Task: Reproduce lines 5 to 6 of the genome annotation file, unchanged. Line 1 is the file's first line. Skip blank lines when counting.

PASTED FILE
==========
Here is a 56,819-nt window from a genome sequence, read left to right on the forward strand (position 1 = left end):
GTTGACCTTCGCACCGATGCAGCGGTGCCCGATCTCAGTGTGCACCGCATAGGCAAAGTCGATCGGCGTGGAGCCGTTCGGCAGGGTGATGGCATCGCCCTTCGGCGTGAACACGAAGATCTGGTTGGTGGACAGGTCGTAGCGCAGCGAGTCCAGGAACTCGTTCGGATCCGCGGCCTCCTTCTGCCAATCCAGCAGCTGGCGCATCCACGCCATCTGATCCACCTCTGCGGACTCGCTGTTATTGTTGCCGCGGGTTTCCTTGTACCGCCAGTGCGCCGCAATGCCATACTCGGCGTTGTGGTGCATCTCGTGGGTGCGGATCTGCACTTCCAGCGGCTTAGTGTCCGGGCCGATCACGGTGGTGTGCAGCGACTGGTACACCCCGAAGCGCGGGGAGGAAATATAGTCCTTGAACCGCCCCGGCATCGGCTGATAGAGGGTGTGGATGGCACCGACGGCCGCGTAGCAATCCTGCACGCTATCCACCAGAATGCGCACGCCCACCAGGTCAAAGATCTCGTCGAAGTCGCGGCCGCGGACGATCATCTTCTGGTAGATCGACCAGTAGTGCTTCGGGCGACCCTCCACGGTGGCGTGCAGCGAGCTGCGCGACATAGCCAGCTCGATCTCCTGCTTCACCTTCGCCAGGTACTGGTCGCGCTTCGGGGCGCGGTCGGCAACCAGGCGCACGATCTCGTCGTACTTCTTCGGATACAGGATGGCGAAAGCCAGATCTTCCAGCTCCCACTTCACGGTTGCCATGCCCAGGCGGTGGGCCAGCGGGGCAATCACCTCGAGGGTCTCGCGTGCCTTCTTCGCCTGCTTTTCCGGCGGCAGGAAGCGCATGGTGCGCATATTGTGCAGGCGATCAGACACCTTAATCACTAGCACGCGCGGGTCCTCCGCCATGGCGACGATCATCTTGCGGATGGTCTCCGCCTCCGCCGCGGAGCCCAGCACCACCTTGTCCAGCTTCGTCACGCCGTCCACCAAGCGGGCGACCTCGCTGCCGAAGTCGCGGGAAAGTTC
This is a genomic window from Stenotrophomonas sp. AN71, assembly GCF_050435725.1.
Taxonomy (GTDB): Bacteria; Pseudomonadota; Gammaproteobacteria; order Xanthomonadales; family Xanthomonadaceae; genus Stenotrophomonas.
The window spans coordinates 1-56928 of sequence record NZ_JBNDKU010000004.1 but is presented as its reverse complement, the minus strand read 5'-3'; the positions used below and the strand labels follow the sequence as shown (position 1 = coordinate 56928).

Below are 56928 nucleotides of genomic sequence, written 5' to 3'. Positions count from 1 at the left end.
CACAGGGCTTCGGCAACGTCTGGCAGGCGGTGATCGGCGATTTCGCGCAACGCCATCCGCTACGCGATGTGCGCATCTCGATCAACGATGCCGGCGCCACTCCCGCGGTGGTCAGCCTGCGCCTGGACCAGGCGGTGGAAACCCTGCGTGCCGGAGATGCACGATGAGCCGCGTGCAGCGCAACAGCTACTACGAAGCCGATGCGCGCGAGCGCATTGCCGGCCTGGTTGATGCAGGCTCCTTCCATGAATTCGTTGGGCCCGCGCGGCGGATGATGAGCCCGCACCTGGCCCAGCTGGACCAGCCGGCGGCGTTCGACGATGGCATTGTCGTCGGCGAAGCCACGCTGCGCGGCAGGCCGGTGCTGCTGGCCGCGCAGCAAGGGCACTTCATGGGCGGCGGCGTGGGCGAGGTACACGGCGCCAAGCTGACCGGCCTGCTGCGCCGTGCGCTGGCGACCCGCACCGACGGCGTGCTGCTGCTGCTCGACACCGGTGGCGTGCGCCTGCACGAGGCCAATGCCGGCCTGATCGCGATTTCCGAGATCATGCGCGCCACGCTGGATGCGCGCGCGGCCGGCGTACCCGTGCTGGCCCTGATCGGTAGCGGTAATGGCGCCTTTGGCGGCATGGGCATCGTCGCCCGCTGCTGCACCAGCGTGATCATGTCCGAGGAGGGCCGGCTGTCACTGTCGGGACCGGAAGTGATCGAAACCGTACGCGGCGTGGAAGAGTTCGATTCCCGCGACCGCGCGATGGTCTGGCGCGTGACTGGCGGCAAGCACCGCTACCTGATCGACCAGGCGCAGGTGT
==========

The window spans coordinates 1-56928 of sequence record NZ_JBNDKU010000004.1 but is presented as its reverse complement, the minus strand read 5'-3'; the positions used below and the strand labels follow the sequence as shown (position 1 = coordinate 56928).

Below are 56928 nucleotides of genomic sequence, written 5' to 3'. Positions count from 1 at the left end.